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About Paul Preiss

Paul Preiss is the CEO and Founder of the Iasa, one of the largest Enterprise and IT architect associations in the world. Through his time at Iasa, Paul has taken the association from a single user group in Austin Tx to an international organization with chapters in over 25 countries. Paul’s vision is a unified architecture profession with effective education, credentials and ethics which fully supports corporate strategy and delivery. He is a tireless advocate for the field and speaks on topics ranging form architecture ethics to best the best setup and structure for architecture teams. Paul has spoken at hundreds of events as well as held conferences and training for architects all over the world. He is an expert software and enterprise architect in practice and continues to work with companies on optimizing their technology strategy. Prior to developing Iasa, Paul was the chief architect for Dell Pan Asia where he helped to integrate the technology strategy across 14 countries. He also served as the chief architect for the Sears point of sale replacement in North America consisting of 2000 stores and thousands of suppliers as well as the chief architect for a digital asset management firm, Ancept.

Architecturally Significant Requirements

Download The ASR Card is a tool to define an architecturally significant requirement. Card AreaDefinition/UseLinks ToASR and ContextWrite the ASR in common requirements format for your target PM method. Significance and Impact Describe how the ASR is significant and what makes it so. OKRsCharacteristicsList relevant characteristics based on estimations from stakeholders.Strategy and PlanWhat decisions need

Architecture Assessment

Architecture assessments provide an essential tool to reduce risk, increase decision quality and ensure successful architecture delivery.

Competency

Competency is the knowledge, skills and ability of an architect to deliver value within the purpose of the profession.

Circuit Breaker

The Circuit Breaker pattern is used to check the availability of an external service, detect failures and prevent them from happening constantly.  For example, if an application needs to retrieve data from an external service 100 times per second, and the service is unavailable  (e.g., down for maintain ace or because of a hardware failure),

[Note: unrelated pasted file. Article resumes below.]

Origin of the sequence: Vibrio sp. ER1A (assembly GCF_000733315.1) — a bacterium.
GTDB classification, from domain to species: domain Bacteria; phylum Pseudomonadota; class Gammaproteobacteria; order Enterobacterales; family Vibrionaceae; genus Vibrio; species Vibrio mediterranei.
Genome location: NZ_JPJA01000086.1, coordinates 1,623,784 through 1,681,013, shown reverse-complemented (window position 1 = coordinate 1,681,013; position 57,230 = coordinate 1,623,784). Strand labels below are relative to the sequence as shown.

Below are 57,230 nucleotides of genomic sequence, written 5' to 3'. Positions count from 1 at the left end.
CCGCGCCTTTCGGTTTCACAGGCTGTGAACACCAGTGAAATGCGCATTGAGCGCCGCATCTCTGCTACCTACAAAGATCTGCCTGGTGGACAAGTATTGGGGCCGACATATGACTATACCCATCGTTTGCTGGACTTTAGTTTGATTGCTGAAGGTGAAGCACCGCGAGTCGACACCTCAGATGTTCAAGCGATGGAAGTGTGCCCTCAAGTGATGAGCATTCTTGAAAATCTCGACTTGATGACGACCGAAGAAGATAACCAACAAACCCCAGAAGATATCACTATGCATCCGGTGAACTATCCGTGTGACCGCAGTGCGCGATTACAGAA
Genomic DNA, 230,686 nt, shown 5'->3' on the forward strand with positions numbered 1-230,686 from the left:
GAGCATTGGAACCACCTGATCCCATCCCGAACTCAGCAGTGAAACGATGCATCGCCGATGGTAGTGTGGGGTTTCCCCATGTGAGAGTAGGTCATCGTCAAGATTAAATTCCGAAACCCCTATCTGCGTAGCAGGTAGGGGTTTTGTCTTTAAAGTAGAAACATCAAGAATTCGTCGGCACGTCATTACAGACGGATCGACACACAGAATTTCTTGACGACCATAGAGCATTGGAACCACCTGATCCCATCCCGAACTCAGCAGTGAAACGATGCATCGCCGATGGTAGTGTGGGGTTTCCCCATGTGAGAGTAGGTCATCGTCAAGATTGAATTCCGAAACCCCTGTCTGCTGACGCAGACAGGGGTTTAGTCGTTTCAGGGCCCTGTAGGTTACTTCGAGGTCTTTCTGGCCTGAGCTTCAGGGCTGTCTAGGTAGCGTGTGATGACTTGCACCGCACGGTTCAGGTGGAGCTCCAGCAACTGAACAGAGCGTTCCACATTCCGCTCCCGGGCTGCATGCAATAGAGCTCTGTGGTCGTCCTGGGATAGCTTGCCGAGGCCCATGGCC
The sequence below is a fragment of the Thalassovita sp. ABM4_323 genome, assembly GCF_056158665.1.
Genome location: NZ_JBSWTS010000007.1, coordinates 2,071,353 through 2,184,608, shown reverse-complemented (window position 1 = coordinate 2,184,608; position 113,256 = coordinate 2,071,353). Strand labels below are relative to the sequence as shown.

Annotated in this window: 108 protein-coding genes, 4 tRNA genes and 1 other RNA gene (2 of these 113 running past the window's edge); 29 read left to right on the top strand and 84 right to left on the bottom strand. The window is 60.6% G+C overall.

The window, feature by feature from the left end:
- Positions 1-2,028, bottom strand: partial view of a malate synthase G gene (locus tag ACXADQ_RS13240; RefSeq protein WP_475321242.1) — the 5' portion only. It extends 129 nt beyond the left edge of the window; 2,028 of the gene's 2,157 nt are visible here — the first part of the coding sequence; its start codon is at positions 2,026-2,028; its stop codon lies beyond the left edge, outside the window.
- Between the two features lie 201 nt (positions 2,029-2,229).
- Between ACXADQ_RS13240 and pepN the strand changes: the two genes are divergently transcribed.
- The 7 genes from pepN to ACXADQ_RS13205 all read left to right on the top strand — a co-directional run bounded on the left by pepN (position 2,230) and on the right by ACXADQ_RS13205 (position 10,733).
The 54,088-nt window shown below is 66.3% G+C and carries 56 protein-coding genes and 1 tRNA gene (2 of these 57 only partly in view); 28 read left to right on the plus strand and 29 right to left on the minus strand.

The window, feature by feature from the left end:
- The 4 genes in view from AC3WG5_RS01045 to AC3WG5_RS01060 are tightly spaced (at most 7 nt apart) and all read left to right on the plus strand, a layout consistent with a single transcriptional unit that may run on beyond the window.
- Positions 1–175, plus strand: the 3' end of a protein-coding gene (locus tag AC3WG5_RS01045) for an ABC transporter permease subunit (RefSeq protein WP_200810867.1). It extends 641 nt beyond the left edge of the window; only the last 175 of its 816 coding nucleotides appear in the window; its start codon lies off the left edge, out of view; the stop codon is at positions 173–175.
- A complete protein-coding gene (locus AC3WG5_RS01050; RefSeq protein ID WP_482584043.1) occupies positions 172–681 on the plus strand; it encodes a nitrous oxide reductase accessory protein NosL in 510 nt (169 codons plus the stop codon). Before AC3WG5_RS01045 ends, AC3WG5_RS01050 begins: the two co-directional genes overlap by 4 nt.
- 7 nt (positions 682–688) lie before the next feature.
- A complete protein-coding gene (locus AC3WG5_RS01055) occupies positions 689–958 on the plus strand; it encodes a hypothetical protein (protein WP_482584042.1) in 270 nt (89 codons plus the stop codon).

Retry Pattern

There are some consideration when using retry pattern: When there is an indication that the fault is not transient or unlikely for service request to be successful if repeated (for example, an authentication failure caused by invalid user credentials or bad request send to service , e.g., HTTP status code 4xx received from the service), the application should not try to retry , but abort the operation invocation and report a suitable exception. If the specific fault is unusual or rare, it may have been caused by extraordinary circumstances such as a network packet lost in transit. In this case, the application could immediately retry the same request again because the same failure is unlikely to happen again and the request will probably be successful. If the fault is caused by issues such as service being not fully responsive (e.g., “service busy “) the service consumer should wait for a suitable time before retrying the request.

Modern Patterns 1

The first installment of modern patterns with basic descriptions. A part of the collection of modern architecture patterns for the ITABoK.

Technical Debt

Technical debt is a critical issue for all architects and developers of software intensive systems. Learn techniques for dealing with it.

Lifecycles Overview

The architecture lifecycle, or Architecture Development Life Cycle (ADLC), are the stages that an architecture goes through from its inception to its decommissioning. The ADLC provides a guiding process for developing architecture, and helps the architect understand and communicate the state of the architecture.